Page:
For all our environmental woes, the U.S. is making progress in one exciting area: The word “compost” is becoming a household term, while more and more cities are starting to implement wide-scale composting programs. And this shift is good for more than just our landfills. We Americans are pretty wasteful when it comes to food — it’s the single largest type of municipal solid waste that ends up in landfills — and throwing it out with the trash leads to methane emissions, a greenhouse gas that makes carbon dioxide look harmless.
But as composting becomes more popular, so do the companies trying to capitalize on the uptick: The number of packaging products marketed as compostable — or with claims that people might equate with compostable, such as “biodegradable” or “plant-based” — has exploded.
Like the natural foods market, where highly processed snacks with genetically modified ingredients can be called “natural,” all the eco-marketing for food packaging is causing some confusion. There are cups made from corn, plates made from sugarcane, biodegradable dog poop bags — but “bioplastics,” as these are generally known, are not always truly compostable. Confused yet?
Here’s the tricky part: “Bio” often simply means the material will biodegrade in a short time frame compared with conventional plastic — or break into lots of teeny tiny pieces of plastic. At the same time, some products are plant-based, but not compostable.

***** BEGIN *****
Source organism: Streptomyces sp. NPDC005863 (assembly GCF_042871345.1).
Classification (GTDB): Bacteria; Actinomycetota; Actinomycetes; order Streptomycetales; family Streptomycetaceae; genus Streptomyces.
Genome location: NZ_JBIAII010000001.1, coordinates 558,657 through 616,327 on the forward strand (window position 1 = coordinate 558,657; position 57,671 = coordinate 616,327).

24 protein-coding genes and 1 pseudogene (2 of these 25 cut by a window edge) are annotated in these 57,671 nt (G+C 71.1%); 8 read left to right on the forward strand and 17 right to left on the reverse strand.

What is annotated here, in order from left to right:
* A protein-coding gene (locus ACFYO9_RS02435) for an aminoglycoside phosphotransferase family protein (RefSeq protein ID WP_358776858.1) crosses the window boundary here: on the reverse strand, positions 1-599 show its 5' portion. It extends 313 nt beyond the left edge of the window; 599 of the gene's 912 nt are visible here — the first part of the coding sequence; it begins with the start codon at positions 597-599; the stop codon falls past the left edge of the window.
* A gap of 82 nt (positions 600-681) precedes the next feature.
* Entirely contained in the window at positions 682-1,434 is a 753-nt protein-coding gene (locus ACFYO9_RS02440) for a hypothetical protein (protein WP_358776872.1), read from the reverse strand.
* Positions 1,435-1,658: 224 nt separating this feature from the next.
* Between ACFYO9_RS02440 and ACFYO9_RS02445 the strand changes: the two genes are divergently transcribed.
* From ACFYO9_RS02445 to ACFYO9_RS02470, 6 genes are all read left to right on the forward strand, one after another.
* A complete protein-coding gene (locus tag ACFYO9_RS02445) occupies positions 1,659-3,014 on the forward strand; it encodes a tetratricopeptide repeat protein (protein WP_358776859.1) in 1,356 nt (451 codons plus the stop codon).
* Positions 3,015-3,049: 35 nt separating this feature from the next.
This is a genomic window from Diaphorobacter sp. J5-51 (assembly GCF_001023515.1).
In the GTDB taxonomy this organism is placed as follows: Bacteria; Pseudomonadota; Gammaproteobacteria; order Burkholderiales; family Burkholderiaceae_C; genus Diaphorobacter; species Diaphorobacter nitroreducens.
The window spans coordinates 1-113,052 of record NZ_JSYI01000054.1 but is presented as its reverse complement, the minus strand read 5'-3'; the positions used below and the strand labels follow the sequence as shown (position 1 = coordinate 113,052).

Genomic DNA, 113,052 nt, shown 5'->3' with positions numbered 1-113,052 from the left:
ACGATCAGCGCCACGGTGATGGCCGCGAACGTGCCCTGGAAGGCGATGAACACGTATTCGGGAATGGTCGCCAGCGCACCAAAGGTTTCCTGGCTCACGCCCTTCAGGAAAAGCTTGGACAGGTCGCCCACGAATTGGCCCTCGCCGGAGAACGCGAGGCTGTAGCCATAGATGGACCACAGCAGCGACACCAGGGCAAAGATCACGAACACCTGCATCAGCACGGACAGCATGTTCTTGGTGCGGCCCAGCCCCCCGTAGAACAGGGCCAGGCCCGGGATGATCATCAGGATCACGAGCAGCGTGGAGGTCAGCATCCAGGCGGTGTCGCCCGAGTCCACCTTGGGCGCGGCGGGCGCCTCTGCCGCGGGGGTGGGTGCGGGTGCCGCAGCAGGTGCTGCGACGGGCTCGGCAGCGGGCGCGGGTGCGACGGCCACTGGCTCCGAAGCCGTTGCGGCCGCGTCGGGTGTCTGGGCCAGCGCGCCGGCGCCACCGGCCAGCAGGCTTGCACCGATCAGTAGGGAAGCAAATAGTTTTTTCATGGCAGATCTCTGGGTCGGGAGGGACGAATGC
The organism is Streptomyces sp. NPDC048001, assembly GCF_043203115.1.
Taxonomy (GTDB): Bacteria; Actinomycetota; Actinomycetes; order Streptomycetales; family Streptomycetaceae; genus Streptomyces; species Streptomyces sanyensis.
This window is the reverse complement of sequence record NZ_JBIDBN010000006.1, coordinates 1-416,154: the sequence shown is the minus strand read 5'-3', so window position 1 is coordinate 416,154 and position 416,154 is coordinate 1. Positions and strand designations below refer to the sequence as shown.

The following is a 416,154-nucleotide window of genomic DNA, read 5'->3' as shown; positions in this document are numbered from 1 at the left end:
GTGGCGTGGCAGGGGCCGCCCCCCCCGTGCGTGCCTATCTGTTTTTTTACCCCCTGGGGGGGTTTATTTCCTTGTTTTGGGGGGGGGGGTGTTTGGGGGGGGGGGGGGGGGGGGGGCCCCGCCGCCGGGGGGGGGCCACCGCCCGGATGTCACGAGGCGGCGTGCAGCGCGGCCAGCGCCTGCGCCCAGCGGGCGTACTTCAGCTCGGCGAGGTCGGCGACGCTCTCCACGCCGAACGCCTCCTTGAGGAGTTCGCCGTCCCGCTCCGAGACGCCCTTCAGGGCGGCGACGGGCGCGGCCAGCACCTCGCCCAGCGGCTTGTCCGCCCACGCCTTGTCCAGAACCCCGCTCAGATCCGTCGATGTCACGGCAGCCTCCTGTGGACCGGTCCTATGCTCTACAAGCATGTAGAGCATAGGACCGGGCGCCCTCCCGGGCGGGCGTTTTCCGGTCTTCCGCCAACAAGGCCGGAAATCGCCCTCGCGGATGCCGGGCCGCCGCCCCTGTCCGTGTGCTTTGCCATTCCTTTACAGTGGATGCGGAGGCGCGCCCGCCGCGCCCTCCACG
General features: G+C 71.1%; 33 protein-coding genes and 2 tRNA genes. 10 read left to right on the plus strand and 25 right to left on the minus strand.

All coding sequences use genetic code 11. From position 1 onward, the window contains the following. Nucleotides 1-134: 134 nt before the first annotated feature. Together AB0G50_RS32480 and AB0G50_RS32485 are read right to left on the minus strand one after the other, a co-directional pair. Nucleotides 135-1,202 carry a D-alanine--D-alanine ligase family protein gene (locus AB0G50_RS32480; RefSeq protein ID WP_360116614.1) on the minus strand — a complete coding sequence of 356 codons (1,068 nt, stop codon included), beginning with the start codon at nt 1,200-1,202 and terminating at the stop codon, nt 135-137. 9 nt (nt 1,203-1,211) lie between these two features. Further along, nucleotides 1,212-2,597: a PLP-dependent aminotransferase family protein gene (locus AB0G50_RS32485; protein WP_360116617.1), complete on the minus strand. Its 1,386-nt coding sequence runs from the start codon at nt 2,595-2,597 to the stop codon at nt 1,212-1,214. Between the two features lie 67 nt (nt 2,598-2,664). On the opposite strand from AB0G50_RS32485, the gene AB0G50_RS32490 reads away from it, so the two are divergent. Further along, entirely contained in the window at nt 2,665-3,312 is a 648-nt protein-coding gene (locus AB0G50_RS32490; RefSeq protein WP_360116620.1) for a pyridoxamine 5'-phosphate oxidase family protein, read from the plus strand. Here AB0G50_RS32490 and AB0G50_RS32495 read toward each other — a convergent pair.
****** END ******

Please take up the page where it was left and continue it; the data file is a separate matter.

“You can have oil-based plastics that are compostable and plant-based plastics that are not compostable,” says Michele Young, organics manager for the city of San Jose. “Compostability and degradability are not based on the feedstock. It’s literally based on the chemical signature, the way the plastics are put together.”
California has started to legislate the claims that brands can put on their packaging products, so a package has to meet certain standards if it’s going to say “compostable” or “biodegradable” on it. But that’s relatively recent; and it’s rare. Nationally, there’s nothing legally wrong with a company printing those terms on its products even if they don’t actually break down at compost facilities. In general, though, the term “compostable” does tend to hold the most credibility; “biodegradable,” in the eyes of Dan Matsch, compost manager for recycling and zero-waste organization Eco-Cycle, is often more a greenwashing tactic than anything else.
Don’t panic, it’s … plastic?
What about things like coffee cups and to-go food containers? They look both recyclable and compostable, don’t they? Well, it turns out those items only hold food and drinks because they’re lined with plastic. Does that super-thin layer of plastic keep them from being compostable? It depends who you ask.
Some cities, like San Francisco, collect plastic-coated packaging with their compost.
“We did that after seeing how the plastic separated and got screened off, and there was no visible plastic left in the compost,” says Jack Macy, the city’s commercial zero-waste coordinator. “We saw a benefit of being able to compost the paper fiber, instead of just land-filling that stuff.”
Plus, it’s easier for encouraging residents to compost if they can take the milk carton they’re already going to throw away, and use it to store their compost.
But others are concerned that the plastic ultimately ends up contaminating the environment, in such small fragments that they are nearly invisible on the surface.
Now, the amount of plastic we’re talking about is relatively small — as Macy says, plastic-coated paper cartons tend to be about 80 to 95 percent compostable. But places like Eco-Cycle have spent time analyzing our compost-filled future, and they’re concerned that if we don’t put proper policies in place now, there’s going to be a lot of plastic in our soil later.